a) The repair title
b) The repair design organisation
c) The repair installation organisation (only mod which require CAA approval)
d) The repair reference
e) The CAA basis of approval
f) Affect on any life limitations
g) Affect on inspections or their frequencies

D. Equipment Fit
This section shall include a list of any equipment that is not CAA approved along with their associated foreign approval references i.e TSO.

E. Flight Manual
This section shall specify the reference and revision status of the Aircraft Flight Manual (AFM). The temporary revision applicable supplement and change sheet (Design Organisation and CAA) must also be referenced.

F. Summary list of Deviations and Variations
This section shall contain a summary list of deviations from the design certification requirements, if any. He list should specify the method of acceptance i.e. acceptance based upon equivalent safety findings approved by CAA. Where a temporary variation has been granted against a certification requirement, the period which the variation remain valid should be stated.

• Section B: Continued Airworthiness
A. Maintenance Schedule
The following information should be provided in the report:
A Maintenance Schedule alignment check undertaken as agreed with CAA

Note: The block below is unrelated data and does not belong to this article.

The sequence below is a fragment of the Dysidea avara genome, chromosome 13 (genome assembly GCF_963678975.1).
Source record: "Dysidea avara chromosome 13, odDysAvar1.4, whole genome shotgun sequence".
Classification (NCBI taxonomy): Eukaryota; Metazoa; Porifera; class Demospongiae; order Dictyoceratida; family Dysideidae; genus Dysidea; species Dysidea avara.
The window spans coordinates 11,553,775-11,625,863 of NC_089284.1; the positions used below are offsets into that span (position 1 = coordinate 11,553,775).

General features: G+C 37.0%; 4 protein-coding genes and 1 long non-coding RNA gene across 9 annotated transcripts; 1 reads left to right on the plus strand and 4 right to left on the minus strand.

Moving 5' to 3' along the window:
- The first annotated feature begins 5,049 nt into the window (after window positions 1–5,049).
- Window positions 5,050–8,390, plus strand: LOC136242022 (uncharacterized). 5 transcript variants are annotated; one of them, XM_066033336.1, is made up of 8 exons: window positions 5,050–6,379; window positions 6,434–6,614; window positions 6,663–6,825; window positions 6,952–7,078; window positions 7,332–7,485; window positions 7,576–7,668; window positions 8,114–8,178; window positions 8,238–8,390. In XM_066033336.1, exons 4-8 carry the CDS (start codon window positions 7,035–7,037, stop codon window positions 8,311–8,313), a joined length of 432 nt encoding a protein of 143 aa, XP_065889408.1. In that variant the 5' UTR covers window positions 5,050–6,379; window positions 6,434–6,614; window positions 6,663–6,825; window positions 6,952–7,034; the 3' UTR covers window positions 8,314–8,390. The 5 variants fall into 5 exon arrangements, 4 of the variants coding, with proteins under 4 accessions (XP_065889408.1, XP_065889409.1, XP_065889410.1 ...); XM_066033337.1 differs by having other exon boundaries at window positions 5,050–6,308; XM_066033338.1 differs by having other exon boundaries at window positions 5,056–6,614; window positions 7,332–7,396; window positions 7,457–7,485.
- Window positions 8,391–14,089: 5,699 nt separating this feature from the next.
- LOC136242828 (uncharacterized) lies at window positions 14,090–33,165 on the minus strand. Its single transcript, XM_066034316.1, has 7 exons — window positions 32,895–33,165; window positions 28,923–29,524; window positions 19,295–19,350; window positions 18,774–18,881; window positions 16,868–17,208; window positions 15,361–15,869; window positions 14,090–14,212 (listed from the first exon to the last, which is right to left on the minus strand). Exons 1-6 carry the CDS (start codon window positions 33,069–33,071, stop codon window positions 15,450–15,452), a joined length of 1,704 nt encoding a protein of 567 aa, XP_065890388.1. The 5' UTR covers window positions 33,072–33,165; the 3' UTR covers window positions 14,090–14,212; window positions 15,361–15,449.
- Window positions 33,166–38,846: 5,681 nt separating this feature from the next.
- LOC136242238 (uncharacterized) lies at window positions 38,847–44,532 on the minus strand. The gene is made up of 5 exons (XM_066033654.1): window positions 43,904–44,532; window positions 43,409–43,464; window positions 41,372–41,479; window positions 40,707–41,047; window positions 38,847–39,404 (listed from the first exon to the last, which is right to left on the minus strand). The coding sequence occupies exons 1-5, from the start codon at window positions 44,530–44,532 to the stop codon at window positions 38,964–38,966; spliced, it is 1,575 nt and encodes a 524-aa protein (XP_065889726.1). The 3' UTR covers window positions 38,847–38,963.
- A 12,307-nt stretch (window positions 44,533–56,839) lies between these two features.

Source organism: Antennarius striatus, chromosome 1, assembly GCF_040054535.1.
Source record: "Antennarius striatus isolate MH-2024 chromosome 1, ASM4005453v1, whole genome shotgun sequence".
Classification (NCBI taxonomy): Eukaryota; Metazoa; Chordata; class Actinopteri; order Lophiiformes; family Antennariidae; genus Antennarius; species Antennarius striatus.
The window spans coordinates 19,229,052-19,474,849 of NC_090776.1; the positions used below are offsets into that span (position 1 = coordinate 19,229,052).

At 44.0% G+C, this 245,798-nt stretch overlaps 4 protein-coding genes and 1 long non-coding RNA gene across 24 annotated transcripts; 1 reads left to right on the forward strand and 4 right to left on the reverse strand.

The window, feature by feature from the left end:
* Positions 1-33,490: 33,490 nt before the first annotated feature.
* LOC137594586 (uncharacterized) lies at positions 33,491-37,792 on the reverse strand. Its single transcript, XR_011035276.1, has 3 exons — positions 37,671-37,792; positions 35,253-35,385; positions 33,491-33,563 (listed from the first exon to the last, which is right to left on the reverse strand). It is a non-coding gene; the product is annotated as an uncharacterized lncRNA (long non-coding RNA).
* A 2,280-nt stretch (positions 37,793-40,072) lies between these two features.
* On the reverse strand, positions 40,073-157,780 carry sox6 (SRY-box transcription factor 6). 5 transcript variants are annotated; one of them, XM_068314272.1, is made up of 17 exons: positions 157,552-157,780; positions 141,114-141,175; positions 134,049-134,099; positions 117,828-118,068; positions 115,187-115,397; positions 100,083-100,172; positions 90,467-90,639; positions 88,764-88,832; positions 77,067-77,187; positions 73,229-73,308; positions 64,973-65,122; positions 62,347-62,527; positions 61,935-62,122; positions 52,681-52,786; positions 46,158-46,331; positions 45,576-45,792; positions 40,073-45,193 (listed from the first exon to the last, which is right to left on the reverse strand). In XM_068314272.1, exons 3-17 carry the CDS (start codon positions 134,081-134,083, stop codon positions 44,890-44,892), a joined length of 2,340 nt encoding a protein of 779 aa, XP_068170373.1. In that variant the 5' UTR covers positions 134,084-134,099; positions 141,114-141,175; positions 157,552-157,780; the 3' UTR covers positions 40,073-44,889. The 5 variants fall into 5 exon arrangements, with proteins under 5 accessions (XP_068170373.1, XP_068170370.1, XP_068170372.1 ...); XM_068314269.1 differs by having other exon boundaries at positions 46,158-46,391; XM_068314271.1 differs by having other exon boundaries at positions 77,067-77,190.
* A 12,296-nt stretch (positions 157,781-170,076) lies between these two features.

All components with life limitations must be identified and cross referenced to the source document. The overhaul/service life remaining for each component or out of phase inspection, including Certified Maintenance Requirements (CMR) must also be established.

B. Airworthiness Limitations
Compliance must be established with the airworthiness limitations that are specified or referenced by the aircraft, engine or propeller type certificate data sheets. Airworthiness Limitations may include specific inspections and maximum retirement lives.

D. Air Navigation Order
All the certification requirements applicable to the issue of the C of A must be complied with and in particular the following:
a) The aircraft must be weighed and a weighed schedule raised.
b) A list of applicable equipment must be provided including radio equipment as required, along with the respective CAA type approval reference.
c) Separate log books, acceptable to CAA, must be provided for the aircraft, engines and VP propellers.
d) Placards and Markings required by the ANO must be affixed and displayed in appropriate locations.

E. Airworthiness Directives
a. This section shall incorporate a list of all applicable Airworthiness Directives promulgated by the State of Design and CAA Additional Airworthiness Directives, with respect to the aircraft, engines and equipment.
b. Conformation and method of compliance shall be stated in each case. If an Airworthiness Directive has not been complied with, a justification for acceptance should be provided (i.e. short term compensating factors). Where an Airworthiness Directive has been complied with by using an alternative means of compliance, the approval of such methods must be referenced.
c. Where appropriate, the periodicity for initial and repetitive inspections with respect to the applicable calendar/flight hours/cycle limits should also be stated.

F. UK Airworthiness Notice
a. This section shall incorporate a statement against each applicable Airworthiness Notice (AN) describing how compliance with the notice has been achieved.
b. If a previously CAA approved modification is embodied as the means of compliance with an Airworthiness Notice (AN), the modification title and number and CAA approval reference (SOC) shall be included in the statement.